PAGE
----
Tetanus is a bacterial disease that can be extremely difficult and time-consuming to treat. According to the Centers for Disease Control and Prevention, the morbidity rate for tetanus--also called "lockjaw"--can be between 10 to 20 per cent, with the highest incidence of death occurring in the elderly. Tetanus shots are usually given to children in conjunction with other routine vaccinations, but if you're an adult, you need to be aware of when you need a tetanus booster.
Tetanus or lockjaw is caused by the Clostridium tetani bacteria that is found in soil, dust and the faeces of animals. The bacteria enter the human body through open wounds. It releases a virulent toxin that affects the nerves, resulting in characteristic symptoms of tetanus. The jaw muscles become stiff or "lock," which can affect the patient's ability to swallow. Spasms also can occur in the jaw, neck and even the chest, abdomen and back. Spasms that affect the respiratory muscles can make it difficult for patients to breathe. Because tetanus can result in death even with treatment, the best way to avoid it is to receive the tetanus shot or make sure your tetanus shot is up to date.
Tetatus Shots: Children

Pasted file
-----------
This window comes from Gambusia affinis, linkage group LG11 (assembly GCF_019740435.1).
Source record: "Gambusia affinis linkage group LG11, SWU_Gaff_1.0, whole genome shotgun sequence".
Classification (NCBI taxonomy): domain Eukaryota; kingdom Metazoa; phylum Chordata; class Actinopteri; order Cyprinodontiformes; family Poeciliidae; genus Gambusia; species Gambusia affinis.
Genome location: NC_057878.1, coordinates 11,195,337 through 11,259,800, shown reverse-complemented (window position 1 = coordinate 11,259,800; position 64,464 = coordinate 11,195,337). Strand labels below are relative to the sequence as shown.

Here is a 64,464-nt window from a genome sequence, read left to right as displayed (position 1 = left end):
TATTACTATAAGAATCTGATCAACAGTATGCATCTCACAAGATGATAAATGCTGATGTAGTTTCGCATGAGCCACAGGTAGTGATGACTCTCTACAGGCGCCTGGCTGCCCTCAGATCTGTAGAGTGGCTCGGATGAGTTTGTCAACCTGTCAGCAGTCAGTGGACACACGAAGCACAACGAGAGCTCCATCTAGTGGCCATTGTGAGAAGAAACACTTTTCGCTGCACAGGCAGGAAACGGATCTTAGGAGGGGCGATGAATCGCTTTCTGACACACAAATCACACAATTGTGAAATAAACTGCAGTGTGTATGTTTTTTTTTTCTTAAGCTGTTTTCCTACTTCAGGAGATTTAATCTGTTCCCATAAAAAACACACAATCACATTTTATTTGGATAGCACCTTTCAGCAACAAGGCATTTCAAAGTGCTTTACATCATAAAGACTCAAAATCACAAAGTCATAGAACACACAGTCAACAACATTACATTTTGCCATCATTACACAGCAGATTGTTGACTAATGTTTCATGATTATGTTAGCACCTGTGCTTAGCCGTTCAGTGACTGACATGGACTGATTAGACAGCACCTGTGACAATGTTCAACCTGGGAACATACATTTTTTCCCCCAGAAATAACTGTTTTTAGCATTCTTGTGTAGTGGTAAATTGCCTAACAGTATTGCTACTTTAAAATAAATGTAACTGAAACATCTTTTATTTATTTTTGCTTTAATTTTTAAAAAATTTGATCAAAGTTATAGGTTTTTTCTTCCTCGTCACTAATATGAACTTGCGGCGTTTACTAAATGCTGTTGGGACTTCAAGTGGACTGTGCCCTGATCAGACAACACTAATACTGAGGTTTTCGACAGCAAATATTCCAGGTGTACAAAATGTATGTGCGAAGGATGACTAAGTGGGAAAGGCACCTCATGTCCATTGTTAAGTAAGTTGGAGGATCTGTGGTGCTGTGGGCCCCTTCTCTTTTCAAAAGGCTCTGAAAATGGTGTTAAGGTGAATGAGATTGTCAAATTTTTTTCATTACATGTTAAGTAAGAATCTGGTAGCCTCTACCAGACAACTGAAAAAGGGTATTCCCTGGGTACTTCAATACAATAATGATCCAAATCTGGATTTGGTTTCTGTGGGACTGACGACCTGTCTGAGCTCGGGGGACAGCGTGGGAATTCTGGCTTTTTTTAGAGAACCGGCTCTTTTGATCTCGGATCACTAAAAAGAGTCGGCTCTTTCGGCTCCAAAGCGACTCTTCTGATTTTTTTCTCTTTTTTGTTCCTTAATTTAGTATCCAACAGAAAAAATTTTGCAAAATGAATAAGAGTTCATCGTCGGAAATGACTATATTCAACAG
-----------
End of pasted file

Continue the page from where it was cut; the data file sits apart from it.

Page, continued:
According to the CDC, the Advisory Committee on Immunization Practices (ACIP) recommends that children receive five doses of a combination vaccination that includes protection against tetanus, diphtheria and acellular pertussis. The Tdap vaccine should be given to children at 2 months of age, 4 months of age, 6 months of age, 15 to 18 months of age, and finally, between 4 and 6 years of age.
Tetanus Shots: Adults
Adults should not assume that the tetanus shot they received as part of other vaccinations during childhood will protect them against tetanus forever. If it's been more than 10 years since you've received a tetanus shot, it's time for another booster shot. However, if you never received a tetanus shot as a child, it will be delivered in a series of three injections. When immunisation records are unavailable, most adults will receive the Tdap vaccine; those over the age of 64 will receive the Td vaccine, which protects against tetanus and diphtheria only.
Who Should Get Tetanus Shots?
According to the CDC, everyone should keep current when it comes to getting tetanus shots. The Mayo Clinic recommends that you obtain a booster if you have a deep wound and haven't had the shot in the past five years or if you're not sure if you've been vaccinated against tetanus.
Side-Effects of the Tetanus Shot
Serious side-effects rarely occur after a tetanus shot, although they are more pronounced in children, especially after the fourth and fifth DTaP shot. Around one of four children experience fever and inflammation and tenderness at the injection site. According to the CDC, severe allergic reactions to a typhoid shot occur in less than one in a million doses.